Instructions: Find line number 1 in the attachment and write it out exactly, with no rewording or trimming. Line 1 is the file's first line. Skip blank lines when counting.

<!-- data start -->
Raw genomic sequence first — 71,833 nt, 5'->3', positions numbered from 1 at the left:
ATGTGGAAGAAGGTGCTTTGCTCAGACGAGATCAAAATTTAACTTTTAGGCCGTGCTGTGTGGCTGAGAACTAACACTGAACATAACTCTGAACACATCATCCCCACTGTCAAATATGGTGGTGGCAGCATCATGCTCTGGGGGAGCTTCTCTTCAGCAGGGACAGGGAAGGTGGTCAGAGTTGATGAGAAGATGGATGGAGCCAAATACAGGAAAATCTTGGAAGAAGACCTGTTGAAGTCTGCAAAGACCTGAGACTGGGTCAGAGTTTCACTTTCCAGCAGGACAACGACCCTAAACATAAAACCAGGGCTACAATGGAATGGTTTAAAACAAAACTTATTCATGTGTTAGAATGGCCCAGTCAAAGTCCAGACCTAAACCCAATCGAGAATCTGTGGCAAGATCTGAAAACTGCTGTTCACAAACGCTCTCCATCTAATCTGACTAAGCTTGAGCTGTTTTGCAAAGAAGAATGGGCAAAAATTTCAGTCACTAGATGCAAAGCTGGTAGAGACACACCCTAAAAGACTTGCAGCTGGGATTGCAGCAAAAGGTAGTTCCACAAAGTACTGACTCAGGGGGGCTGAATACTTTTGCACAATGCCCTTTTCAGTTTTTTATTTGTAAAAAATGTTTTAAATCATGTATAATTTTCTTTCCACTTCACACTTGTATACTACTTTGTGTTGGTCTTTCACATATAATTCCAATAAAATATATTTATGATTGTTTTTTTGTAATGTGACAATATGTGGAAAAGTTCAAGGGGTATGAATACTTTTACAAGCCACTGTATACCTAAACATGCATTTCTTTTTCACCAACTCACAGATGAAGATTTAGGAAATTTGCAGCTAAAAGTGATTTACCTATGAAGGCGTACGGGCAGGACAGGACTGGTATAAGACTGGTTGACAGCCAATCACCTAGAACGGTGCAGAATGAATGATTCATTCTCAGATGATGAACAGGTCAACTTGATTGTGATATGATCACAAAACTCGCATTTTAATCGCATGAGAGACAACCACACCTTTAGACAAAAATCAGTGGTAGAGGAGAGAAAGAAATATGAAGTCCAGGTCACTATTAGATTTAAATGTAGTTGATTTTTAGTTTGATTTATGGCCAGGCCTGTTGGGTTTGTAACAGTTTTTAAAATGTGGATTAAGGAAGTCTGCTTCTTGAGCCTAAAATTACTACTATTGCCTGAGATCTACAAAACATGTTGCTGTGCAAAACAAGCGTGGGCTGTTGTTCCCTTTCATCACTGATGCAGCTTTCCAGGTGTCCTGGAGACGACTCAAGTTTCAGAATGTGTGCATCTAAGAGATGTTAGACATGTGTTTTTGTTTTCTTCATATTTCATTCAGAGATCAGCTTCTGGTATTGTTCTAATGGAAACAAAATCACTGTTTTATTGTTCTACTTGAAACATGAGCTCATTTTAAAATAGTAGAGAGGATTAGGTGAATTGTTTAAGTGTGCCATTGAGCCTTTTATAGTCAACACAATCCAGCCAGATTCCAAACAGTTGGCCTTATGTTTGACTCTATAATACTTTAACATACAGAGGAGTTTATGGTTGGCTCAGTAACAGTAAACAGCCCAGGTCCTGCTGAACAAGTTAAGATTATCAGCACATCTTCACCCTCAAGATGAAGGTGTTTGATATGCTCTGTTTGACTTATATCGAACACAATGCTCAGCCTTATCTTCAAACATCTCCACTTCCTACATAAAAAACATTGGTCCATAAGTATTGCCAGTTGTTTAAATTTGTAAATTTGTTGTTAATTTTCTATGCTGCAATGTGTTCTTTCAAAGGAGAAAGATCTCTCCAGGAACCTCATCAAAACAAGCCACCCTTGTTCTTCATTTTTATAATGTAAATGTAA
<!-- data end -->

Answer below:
Raw genomic sequence first — 71,833 nt, 5'->3', positions numbered from 1 at the left: